STEP 2: Designing a Solar Power System
There are tons of resources available online for designing your solar system. This includes deciding how many panels you need, what type of inverters to use, proper tilt angles, etc. For our cabin we kept the design as simple as possible. We had three different roof pitches that all faced due south. We wanted as many panels as we could get on the roof since all of our cabin appliances were electric (geothermal heating/cooling, lights, stove, fridge, two washers, two driers, two on-demand electric water heaters, and hot tub). We assumed no matter how many panels we installed it would be hard to completely zero out our electric bill.
We ended up with 45 panels (Top Point, Model: JTM225-60P, 225W) and two string inverters (SMA Sunnyboy 6000TL-US and ABB Power One PVI-3.6-TL-OUTD) which both have 96-98% efficiency and dual input Max Power Point Tracking (MPPT). With this setup we used 4 independent solar strings (outlined in the figure above) on the rooftop which means if one string was shaded or covered by snow it wouldn't affect the others. Having the 3 different pitches on our roof meant there would be times one string might get shaded so it made sense to have a few different strings. A higher end solar system might use microinverters on each panel or power optimizers which allow you to monitor and utilize power on a per panel basis. These more expensive inverters have their advantages such as if a single panel gets shaded you can still utilize the other 10+ panels in the string with little or no impact on unshaded panels. On a string inverter if one panel gets shaded the entire string is impacted.
When we originally built our cabin we ran a 4" conduit from the attic to the mechanical room in the basement just in case we had wires or cables we needed to run in the future. That turned out to be very handy for this solar project. For strings 1, 2, and 3 we ran 10AWG PV wire into the attic through the ridge vent on the metal roof then into electrical junction boxes in the attic. For string 4 we took 10AWG PV wire into the attic through the soffit of the steeper roof section shown above. From the 4 junction boxes in the attic we ran 10AWG THWN conductors down the conduit to the mechanical room then into the garage where the inverters were mounted. We also ran ground conductors from each string of panels to the inverters and breaker panel in the basement. As an additional safety measure it is recommended if not required in many areas to ground all panels with a 6 or 8 AWG bare copper wire to an earth ground rod. This prevents hazardous situations where a solar panel or wiring fault might energize the mounting rails or outside metal of the panels. As an added safety measure, solar inverters sold in the USA are required to include DC GFI (Ground Fault Protection) per the NEC which should produce a fault on the inverter and let you know you have stray current from your solar array going to ground somewhere. This is a safety hazard from an electrical shock and fire perspective.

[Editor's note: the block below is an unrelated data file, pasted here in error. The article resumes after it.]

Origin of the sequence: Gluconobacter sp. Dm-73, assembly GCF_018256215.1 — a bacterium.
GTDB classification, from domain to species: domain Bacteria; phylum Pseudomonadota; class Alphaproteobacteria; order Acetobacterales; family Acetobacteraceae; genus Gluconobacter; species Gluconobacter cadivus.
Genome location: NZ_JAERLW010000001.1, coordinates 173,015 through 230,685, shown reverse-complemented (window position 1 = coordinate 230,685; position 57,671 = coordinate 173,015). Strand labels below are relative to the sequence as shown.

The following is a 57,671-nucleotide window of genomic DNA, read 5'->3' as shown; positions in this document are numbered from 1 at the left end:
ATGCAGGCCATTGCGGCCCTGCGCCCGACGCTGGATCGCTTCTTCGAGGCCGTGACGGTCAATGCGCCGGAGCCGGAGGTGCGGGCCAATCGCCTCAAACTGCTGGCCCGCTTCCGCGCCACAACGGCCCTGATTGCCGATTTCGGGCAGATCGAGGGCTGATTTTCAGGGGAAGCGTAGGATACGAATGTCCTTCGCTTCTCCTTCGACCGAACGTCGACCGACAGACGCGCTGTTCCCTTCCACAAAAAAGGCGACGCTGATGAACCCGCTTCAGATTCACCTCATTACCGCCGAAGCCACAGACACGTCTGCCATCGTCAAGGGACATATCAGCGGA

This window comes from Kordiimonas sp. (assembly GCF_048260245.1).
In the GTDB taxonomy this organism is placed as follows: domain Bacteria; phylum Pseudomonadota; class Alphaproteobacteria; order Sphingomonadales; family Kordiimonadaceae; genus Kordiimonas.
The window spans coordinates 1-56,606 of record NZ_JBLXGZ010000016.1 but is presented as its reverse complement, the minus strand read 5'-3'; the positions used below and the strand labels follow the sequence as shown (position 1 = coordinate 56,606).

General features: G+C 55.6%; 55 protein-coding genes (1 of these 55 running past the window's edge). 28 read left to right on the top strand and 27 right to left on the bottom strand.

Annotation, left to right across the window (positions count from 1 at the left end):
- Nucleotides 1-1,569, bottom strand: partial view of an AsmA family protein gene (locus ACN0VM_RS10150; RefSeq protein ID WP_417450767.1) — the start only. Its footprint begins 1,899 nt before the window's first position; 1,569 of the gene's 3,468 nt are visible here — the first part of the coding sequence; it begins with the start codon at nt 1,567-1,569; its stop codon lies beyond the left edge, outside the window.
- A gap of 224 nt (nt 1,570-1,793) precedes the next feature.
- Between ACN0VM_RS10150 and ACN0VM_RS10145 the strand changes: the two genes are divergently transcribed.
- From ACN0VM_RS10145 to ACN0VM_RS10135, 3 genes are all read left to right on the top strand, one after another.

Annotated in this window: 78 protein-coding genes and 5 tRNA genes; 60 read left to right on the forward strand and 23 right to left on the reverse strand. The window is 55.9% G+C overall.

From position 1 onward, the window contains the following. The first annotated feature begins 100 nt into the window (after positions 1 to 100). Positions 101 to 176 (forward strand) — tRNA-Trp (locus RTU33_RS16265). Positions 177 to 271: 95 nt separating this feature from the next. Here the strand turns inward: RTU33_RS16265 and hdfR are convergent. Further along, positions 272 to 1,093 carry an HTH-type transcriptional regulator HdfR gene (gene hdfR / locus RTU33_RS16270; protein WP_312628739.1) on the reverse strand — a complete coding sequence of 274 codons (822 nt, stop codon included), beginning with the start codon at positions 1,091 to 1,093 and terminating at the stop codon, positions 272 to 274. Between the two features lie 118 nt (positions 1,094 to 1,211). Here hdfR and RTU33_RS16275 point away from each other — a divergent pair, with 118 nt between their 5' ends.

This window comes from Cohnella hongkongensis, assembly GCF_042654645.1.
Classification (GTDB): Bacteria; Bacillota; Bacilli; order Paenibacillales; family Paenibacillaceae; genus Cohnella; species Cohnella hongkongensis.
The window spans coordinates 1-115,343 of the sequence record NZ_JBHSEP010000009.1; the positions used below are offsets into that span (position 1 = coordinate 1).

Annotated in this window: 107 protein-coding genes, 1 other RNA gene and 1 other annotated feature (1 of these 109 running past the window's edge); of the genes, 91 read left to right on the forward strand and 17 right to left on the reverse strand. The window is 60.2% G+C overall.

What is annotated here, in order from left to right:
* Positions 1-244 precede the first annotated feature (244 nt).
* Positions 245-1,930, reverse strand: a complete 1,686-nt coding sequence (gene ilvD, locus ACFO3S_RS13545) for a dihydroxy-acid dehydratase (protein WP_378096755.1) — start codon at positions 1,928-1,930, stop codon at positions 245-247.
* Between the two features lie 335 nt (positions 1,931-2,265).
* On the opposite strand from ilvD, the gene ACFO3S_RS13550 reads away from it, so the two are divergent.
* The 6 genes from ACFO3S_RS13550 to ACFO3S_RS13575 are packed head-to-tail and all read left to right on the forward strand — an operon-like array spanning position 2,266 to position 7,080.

The figure above shows a basic wiring diagram of our grid-tie solar power system. Its very simple, divide the solar panels into several strings to match the inverter's voltage and current capacity. At maximum power, each of our solar panels can product 30.36V and 7.41A. Since the solar panels are wired in series the voltage adds but current is the same through the entire string of panels. Each solar inverter accepts two strings of solar panels with voltage from the panels being DC. It then converts this to AC power which is tied directly into your breaker panel with a standard breaker. The inverters have smarts to detect and produce an AC signal that is in phase and at the correct voltage to make feeding your household power grid possible. If the inverters produced power out of phase with the grid, like a gas generator for example, breakers would immediately pop and things would never work. Luckily today's inverters take care of all of this and all you have to worry about is making a few simple connections from the solar panels to inverters and from inverters to the main breaker panel.
The last piece required is for the power company to replace your current electric meter with a Net Meter. These meters measure power in both directions so if its night time and you are using power from the grid is works like a regular meter. In the day however there might be times when the solar power being generated exceeds what is being consumed in the house so you are feeding excess power back to the grid and the Net meter measures that and gives you credit. Many states, including Utah, allow the energy credits to be carried forward for up to a year so times of the year like Spring and Fall where you produce extra power can be carried forward and used to cover the Summer and Winter extremes where you might use more than you produce.